Unalakleet focused its Community Planning Grant on the Foothills Master Plan and Subdivision Design Project. Unalakleet plans to direct community development away from areas of the community vulnerable to erosion, flooding and storm surge to higher ground by migrating new development to the proposed Foothills Subdivision.
Unalakleet is located on Norton Sound at the mouth of the Unalakleet River, 148 miles southeast of Nome and 395 miles northwest of Anchorage. The history of Unalakleet can be traced back as far as 200 B.C. (or further) when the indigenous peoples of interior Alaska and the coastal areas of the Bering Sea shared trading. During these times, the Kaltag Portage was a vital throughway from the coast to the interior. In more recent written recorded history, references to Unalakleet date back as early as 1830 when missionaries introduced themselves to the local population. In the late 1880s, school structures were built and the genesis of a town was born where “The place where the east wind blows.”
In the early 1900s, the placement of the townsite along the confluence of the Unalakleet River and Norton Sound was a prime location for various reasons. Today, the community has a history of diverse cultures and trade activity. The local economy is the most active in Norton Sound, along with a traditional Unaligmiut Eskimo subsistence lifestyle. Fish, seal, caribou, moose, and bear are utilized.
Unalakleet experiences both coastal and river flooding, which, when combined with shoreline erosion, have created an access problem at the harbor. Eroded land has piled up at the harbor mouth, creating six distinct sandbars. These sandbars pose a serious problem for barge passage; barges and fishing boats must wait for high tide to reach the harbor, delaying the delivery of bulk goods, fuel, and other items, which increases the costs of the cargo and moorage. The sandbars also pose a risk to those whose boats get stuck at low tide and who must simply sit and wait for a high tide. Unalakleet serves as a subregional hub for several nearby villages that rely on the harbor and fish processing plant for conducting their commercial fishing businesses.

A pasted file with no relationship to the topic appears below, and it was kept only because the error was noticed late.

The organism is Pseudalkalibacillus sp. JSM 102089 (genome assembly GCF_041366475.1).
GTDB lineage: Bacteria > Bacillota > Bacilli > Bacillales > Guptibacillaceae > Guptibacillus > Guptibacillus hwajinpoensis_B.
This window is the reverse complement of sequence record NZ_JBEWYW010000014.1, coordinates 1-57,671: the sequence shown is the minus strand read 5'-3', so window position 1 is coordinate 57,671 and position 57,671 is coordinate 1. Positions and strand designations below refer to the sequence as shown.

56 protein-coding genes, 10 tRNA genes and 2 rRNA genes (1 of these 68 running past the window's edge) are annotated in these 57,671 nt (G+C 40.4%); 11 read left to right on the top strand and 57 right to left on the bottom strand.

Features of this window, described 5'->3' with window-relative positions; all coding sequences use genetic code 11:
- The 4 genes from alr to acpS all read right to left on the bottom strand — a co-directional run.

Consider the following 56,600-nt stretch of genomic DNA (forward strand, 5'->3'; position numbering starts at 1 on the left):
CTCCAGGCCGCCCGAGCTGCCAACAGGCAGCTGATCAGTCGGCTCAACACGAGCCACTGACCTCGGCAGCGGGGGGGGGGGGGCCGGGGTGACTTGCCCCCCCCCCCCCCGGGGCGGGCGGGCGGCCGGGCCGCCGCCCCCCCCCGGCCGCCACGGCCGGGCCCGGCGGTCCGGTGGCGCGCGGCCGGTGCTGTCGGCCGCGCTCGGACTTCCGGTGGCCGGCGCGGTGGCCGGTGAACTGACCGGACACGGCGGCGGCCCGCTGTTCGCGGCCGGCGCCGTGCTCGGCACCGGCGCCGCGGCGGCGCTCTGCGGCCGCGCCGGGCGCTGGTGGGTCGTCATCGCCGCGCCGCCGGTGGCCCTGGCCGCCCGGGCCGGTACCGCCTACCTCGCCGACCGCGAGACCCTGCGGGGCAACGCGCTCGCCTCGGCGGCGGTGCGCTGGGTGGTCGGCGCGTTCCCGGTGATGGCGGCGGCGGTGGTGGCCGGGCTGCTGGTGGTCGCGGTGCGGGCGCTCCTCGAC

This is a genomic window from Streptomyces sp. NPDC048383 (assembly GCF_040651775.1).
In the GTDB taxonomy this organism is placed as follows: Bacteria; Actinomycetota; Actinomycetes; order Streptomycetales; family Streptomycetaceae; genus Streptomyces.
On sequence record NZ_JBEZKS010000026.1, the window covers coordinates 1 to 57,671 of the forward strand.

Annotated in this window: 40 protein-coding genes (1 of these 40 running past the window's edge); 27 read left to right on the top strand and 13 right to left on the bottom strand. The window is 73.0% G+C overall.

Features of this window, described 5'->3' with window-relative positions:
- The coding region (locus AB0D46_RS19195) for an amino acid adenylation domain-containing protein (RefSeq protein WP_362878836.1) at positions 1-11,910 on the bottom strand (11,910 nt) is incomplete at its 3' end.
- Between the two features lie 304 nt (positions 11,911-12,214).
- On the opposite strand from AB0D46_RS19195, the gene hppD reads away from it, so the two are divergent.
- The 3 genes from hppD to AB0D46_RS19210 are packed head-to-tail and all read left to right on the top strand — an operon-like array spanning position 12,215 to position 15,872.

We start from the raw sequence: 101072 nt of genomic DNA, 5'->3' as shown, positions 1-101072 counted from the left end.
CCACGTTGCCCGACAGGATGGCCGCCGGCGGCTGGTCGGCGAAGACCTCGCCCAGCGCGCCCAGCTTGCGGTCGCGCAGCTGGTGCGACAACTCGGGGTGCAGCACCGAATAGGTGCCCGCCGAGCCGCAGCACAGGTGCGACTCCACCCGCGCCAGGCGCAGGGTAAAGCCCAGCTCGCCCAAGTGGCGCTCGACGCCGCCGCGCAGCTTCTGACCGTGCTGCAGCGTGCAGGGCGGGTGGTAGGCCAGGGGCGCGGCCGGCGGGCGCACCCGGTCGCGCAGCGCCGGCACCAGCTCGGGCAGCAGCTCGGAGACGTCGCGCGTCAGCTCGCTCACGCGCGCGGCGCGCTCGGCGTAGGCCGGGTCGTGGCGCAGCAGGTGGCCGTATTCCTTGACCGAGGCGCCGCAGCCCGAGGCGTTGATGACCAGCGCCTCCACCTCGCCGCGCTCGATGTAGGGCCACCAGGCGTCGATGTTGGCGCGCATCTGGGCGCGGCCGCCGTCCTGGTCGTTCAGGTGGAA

In 2003, a three-year series of extreme storms took place, the frequency and magnitude of which had not been experienced before in recent history. During severe storms, combined with the fetch of Norton Sound, resulting waves can easily top the shoreline and flood the streets and alleys of Unalakleet. The recently observed lack of sea ice has also increased the severity of surf associated with fall and winter storms.
The Corps of Engineers and the State of Alaska have sponsored shoreline protection projects to minimize the rate of erosion along the shoreline in the form of rip-rap and gabion baskets. These efforts are temporary measures to reduce the rate of erosion. The gabion baskets installed by the State are already failing after only nine years in service. To “permanently” fix this problematic situation, the citizens of Unalakleet have decided to relocate the community to higher ground.
For reasons of safety, economy, and community longevity, the City has decided to relocate to a new Foothills Subdivision and Townsite. To facilitate this relocation, the City developed the Foothills Master Plan which lays out present and future capital investments and expenditures for relocation for the orderly and phased development of this new subdivision.
The Foothills Subdivision, where Unalakleet's future development will be directed. Photo: Sally Russell Cox
City of Unalakleet
Division of Community and Regional Affairs
Department of Commerce, Community, and Economic Development